Taking Justice Too Seriously

Utilitas 7 (2):207-216 (1995)
Abstract
000000001. Introduction One of the standard objections to traditional act utilitarianism is that it is insensitive to issues of justice and desert. Traditional act utilitarianism holds, for example, that it is morally obligatory to torture or kill an innocent person, when doing so increases the happiness of others more than it decreases the happiness of the innocent person. Utilitarianism is, of course, sensitive to what people believe about justice (for example, people might riot, if they believe a gross injustice has been done), but it is not sensitive to justice itself. In response to this problem, Fred Feldman has recently developed a version of consequentialism designed to deal more adequately with issues of justice.1 He does this by developing a theory of the good that is sensitive both to individual welfare and to what people deserve. On his theory, the goodness of states of affairs is determined by the total amount of desertadjusted welfare. I agree with Feldman that the permissibility of actions, and the moral desirability of worlds, depends both on people's welfare and on issues of justice. Feldman's work in this area is important, because it explores terrain that has been largely ignored by consequentialists.1 I shall argue, however, that his theory is implausible because it doesn't take welfare promotion seriously enough. In his article in this issue2, Feldman argues that his theory has the resources to block the..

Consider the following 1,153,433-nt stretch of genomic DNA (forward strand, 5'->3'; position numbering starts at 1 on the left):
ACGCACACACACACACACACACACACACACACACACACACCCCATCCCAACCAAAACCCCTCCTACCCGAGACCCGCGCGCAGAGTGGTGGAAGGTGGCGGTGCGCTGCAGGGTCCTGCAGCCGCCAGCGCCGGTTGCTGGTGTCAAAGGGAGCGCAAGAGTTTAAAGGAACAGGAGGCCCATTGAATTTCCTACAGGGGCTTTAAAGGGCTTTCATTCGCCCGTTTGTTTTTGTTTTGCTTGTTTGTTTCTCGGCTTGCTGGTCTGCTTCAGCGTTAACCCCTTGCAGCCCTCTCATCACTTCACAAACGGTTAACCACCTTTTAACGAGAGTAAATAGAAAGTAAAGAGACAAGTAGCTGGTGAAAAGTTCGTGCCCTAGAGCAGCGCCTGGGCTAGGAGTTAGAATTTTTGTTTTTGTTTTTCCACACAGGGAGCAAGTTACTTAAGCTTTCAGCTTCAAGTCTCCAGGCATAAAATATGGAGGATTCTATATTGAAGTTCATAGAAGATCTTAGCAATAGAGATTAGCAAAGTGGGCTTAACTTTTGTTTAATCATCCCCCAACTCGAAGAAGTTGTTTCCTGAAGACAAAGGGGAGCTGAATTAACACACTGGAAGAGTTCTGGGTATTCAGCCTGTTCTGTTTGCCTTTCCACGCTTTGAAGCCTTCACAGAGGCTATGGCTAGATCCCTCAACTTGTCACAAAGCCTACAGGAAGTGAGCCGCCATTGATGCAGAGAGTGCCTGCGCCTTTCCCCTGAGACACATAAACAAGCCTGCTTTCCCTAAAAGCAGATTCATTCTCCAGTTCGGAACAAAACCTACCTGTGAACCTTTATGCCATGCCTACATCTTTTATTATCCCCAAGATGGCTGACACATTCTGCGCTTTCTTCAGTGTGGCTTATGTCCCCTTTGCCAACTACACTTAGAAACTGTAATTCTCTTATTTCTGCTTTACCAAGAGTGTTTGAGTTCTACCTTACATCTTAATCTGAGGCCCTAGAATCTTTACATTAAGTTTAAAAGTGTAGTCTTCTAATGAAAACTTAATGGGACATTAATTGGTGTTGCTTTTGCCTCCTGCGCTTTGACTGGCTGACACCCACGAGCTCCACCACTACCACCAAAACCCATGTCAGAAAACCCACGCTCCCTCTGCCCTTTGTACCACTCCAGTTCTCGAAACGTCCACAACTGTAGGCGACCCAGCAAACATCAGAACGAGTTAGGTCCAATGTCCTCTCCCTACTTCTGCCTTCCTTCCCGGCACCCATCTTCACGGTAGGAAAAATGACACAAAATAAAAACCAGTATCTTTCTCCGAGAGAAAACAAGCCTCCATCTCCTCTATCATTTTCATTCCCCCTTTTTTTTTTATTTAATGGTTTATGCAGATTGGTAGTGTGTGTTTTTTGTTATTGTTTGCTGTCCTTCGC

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Citations of this work BETA
Matthew Rendall (2013). Priority and Desert. Ethical Theory and Moral Practice 16 (5):939-951.
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Dennis R. Cooley (2000). Readjusting Utility for Justice. Journal of Philosophical Research 25:363-380.
Carl Knight (2011). Responsibility, Desert, and Justice. In Carl Knight & Zofia Stemplowska (eds.), Responsibility and Distributive Justice. Oxford University Press.
Fabienne Peter (2009). Rawlsian Justice. In Paul Anand, Prastanta Pattanaik & Clemens Puppe (eds.), The Handbook of Rational and Social Choice. Oxford University Press. 433--456.
John Kekes (2006). Justice: A Conservative View. Social Philosophy and Policy 23 (2):88-108.
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